And it turns out that Westside residents bike to work at nearly twice the rate of city residents as a whole, 12 percent as opposed to 6.1 percent. (Driving these high numbers on the Westside are large numbers of Cottage Hospital employees who live there and commute to work. Regardless of what happens to the proposed Micheltorena Street bike lanes in their entirety, City Hall is intent on creating lanes from Castillo Street to Bath Street to accommodate these Cottage commuters. In the morning, they can then turn left up Bath toward Cottage and after work do just the opposite.) And there’s no real alternate route from the Westside; Mission Street is a death trap, and Carrillo Street’s a suicide run. So what’s the catch?
To build the new bike lanes, about 100 spaces of on-street parking need to be sacrificed. For businesses and residents who’ve come to rely on that parking, that’s a very emotional issue. Consequently, city transportation planners Rob Dayton and Peter Brown were feeling a lot more heat than love from the 65 people who showed up Monday evening. What about all my elderly patients in wheelchairs? demanded one doctor. Are you trying to put us out of businesses? demanded several others. You’re killing me, declared the owner of La Bamba Market. “What are you going to do with all the cars you’re going to displace?” boomed the owner of Alberto’s Beauty Salon. “Is your answer that you have no answer?” When Dayton suggested limited city streets might best be used to move vehicles along rather than merely storing them, he got little purchase. When he suggested trade-offs might be involved, they demanded, “Trade-offs for what?” Tough crowd.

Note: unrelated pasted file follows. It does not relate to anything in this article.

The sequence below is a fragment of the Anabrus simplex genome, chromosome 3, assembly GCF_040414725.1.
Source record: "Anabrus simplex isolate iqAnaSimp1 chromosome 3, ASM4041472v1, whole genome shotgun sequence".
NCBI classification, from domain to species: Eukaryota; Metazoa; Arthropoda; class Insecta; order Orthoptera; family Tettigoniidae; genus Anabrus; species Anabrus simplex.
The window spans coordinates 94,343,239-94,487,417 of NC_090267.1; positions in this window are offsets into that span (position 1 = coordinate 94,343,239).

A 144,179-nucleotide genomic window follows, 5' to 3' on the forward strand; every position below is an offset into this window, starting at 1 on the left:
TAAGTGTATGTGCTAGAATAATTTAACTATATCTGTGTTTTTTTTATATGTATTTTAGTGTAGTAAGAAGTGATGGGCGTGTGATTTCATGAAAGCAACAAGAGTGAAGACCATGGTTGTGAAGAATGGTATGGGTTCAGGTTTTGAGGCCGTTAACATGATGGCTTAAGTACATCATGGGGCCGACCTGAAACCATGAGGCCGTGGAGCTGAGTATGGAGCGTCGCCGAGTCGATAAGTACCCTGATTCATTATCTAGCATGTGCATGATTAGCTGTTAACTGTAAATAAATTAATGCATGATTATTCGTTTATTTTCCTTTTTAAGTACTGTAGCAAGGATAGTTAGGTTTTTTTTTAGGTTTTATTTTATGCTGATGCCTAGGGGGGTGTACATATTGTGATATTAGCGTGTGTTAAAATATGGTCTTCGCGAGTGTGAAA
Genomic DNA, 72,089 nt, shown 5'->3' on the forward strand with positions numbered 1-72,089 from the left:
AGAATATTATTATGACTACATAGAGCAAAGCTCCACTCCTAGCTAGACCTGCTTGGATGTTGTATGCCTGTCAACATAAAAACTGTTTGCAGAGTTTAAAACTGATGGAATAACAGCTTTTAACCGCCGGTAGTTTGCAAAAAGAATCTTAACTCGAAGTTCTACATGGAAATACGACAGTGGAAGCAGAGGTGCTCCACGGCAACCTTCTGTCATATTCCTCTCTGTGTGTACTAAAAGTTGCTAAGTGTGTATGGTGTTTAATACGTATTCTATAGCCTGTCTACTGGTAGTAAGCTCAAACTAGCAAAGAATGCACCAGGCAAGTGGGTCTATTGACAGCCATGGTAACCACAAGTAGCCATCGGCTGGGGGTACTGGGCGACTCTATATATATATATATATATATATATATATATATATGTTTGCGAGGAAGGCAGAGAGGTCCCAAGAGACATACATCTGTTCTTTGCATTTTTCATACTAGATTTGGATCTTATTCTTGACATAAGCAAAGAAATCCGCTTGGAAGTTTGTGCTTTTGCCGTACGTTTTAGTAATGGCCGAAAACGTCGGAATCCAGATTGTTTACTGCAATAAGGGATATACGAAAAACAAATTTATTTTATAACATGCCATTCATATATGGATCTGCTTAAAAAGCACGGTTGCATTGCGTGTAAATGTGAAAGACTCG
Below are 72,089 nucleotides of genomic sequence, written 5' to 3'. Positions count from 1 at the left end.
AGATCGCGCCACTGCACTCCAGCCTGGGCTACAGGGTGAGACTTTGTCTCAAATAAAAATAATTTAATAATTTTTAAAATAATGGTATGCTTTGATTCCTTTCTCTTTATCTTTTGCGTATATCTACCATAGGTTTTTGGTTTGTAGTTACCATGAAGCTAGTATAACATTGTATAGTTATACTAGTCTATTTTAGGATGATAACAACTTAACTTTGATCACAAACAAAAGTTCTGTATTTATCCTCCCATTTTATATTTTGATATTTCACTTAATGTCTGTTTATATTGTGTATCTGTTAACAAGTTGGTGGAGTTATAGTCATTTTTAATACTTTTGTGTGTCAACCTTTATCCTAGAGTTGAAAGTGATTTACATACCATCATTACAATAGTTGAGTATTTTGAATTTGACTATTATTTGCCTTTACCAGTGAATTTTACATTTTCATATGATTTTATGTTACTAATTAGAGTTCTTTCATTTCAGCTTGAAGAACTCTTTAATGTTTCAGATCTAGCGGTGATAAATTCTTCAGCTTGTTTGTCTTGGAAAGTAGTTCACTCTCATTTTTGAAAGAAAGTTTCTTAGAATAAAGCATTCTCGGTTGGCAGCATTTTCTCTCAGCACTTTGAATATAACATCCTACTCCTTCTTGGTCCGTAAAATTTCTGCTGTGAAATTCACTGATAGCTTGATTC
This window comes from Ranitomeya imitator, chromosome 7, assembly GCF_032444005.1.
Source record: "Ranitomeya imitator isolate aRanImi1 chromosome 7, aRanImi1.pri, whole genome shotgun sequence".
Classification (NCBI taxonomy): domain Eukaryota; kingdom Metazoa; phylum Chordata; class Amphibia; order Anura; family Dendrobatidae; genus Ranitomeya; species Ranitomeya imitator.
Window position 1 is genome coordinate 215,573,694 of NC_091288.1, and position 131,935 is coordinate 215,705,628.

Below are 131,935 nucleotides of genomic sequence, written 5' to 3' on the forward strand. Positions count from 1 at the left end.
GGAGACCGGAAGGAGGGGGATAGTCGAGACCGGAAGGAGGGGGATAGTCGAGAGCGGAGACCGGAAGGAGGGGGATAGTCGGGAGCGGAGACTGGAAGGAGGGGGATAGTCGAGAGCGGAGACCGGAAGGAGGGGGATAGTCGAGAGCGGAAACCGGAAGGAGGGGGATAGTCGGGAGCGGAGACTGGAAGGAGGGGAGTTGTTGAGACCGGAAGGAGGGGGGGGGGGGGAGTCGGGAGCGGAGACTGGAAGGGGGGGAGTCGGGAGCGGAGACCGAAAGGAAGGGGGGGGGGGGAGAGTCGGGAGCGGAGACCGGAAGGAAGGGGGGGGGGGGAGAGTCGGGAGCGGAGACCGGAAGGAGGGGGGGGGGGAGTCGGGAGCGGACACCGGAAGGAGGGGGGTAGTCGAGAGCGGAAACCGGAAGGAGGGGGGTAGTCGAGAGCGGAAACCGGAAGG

I happen to subscribe to the if-you-build-it-they-will-come theory when it comes to bike lanes. This holds new bike lanes actually reduce parking demand citywide by getting more motorists out of their cars and onto their bikes, magically resulting in a net increase of available on-street parking. These benefits, however, tend to be generalized, citywide, and accrue gradually over time. By contrast, the pain inflicted by eliminating 100 spaces is intensely localized and very immediate. In the area in question, all on-street parking spaces are claimed by neighborhood residents come nightfall; there are zero vacancies. Should the plan go through, people living nearby will discover competition for on-street parking just jumped to survival-of-the-fittest mode.
There is, however, an alternative. Early-morning cyclists pouring down the Micheltorena Street Bridge on their way to work can — and do — turn right on Castillo Street, a one-way street with a wonderful bike lane. From there, they can dogleg onto Sola Street to cut across town. And Sola, the traffic planners tell us, can be converted into an inviting bicycle boulevard without removing any on-street parking. But that would be way more expensive. That’s because, they say, they’d have to install traffic lights at De la Vina and Chapala streets so cyclists could safely cross. But do they really? I’ve been crossing those streets on my bike every day for the past 15 years with no ill effect. As a rider, I tend to be both reckless and very slow, typically not a healthy combination. That I’ve managed to survive multiple street crossings so many years suggests they may not be so dangerous as to require stoplights.
I agree the Micheltorena Street proposal is more elegant, direct, and visible. But the street’s namesake, the former governor with hemorrhoids, highlights the higher wisdom in sidestepping fights that can otherwise be avoided. Those who don’t learn from such history are doomed not only to repeat it but to be inflicted with a bad case of the ’rrhoids, as well. And it’s almost impossible to get far on a bike with those.